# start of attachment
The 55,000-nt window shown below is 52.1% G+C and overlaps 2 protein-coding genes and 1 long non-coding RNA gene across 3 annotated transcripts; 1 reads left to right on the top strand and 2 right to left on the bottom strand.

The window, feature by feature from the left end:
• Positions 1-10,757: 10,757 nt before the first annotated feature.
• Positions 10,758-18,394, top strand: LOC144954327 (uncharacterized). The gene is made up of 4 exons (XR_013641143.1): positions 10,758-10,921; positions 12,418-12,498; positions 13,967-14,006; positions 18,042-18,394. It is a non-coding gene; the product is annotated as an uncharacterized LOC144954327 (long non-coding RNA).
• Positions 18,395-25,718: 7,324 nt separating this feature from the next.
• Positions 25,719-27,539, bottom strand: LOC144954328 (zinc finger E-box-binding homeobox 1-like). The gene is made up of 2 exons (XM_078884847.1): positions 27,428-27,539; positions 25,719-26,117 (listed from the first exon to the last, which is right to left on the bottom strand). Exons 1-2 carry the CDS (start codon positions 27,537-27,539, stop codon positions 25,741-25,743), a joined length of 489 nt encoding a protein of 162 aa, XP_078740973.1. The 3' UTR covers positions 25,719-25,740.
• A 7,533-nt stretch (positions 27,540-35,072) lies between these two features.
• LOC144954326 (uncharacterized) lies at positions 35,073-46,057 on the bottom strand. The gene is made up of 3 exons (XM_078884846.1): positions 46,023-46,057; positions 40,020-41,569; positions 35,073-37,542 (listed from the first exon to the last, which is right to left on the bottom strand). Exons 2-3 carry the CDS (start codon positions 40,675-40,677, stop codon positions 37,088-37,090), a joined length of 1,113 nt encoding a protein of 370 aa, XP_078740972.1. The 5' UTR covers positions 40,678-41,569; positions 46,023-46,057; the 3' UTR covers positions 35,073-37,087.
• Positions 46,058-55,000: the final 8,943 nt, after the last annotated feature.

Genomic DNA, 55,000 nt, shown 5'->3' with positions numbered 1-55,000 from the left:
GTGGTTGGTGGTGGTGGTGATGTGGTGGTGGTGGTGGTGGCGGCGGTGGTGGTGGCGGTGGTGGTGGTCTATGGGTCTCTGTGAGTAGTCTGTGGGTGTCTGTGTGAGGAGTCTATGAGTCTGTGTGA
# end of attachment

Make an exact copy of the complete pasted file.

The 55,000-nt window shown below is 52.1% G+C and overlaps 2 protein-coding genes and 1 long non-coding RNA gene across 3 annotated transcripts; 1 reads left to right on the top strand and 2 right to left on the bottom strand.

The window, feature by feature from the left end:
• Positions 1-10,757: 10,757 nt before the first annotated feature.
• Positions 10,758-18,394, top strand: LOC144954327 (uncharacterized). The gene is made up of 4 exons (XR_013641143.1): positions 10,758-10,921; positions 12,418-12,498; positions 13,967-14,006; positions 18,042-18,394. It is a non-coding gene; the product is annotated as an uncharacterized LOC144954327 (long non-coding RNA).
• Positions 18,395-25,718: 7,324 nt separating this feature from the next.
• Positions 25,719-27,539, bottom strand: LOC144954328 (zinc finger E-box-binding homeobox 1-like). The gene is made up of 2 exons (XM_078884847.1): positions 27,428-27,539; positions 25,719-26,117 (listed from the first exon to the last, which is right to left on the bottom strand). Exons 1-2 carry the CDS (start codon positions 27,537-27,539, stop codon positions 25,741-25,743), a joined length of 489 nt encoding a protein of 162 aa, XP_078740973.1. The 3' UTR covers positions 25,719-25,740.
• A 7,533-nt stretch (positions 27,540-35,072) lies between these two features.
• LOC144954326 (uncharacterized) lies at positions 35,073-46,057 on the bottom strand. The gene is made up of 3 exons (XM_078884846.1): positions 46,023-46,057; positions 40,020-41,569; positions 35,073-37,542 (listed from the first exon to the last, which is right to left on the bottom strand). Exons 2-3 carry the CDS (start codon positions 40,675-40,677, stop codon positions 37,088-37,090), a joined length of 1,113 nt encoding a protein of 370 aa, XP_078740972.1. The 5' UTR covers positions 40,678-41,569; positions 46,023-46,057; the 3' UTR covers positions 35,073-37,087.
• Positions 46,058-55,000: the final 8,943 nt, after the last annotated feature.

Genomic DNA, 55,000 nt, shown 5'->3' with positions numbered 1-55,000 from the left:
GTGGTTGGTGGTGGTGGTGATGTGGTGGTGGTGGTGGTGGCGGCGGTGGTGGTGGCGGTGGTGGTGGTCTATGGGTCTCTGTGAGTAGTCTGTGGGTGTCTGTGTGAGGAGTCTATGAGTCTGTGTGA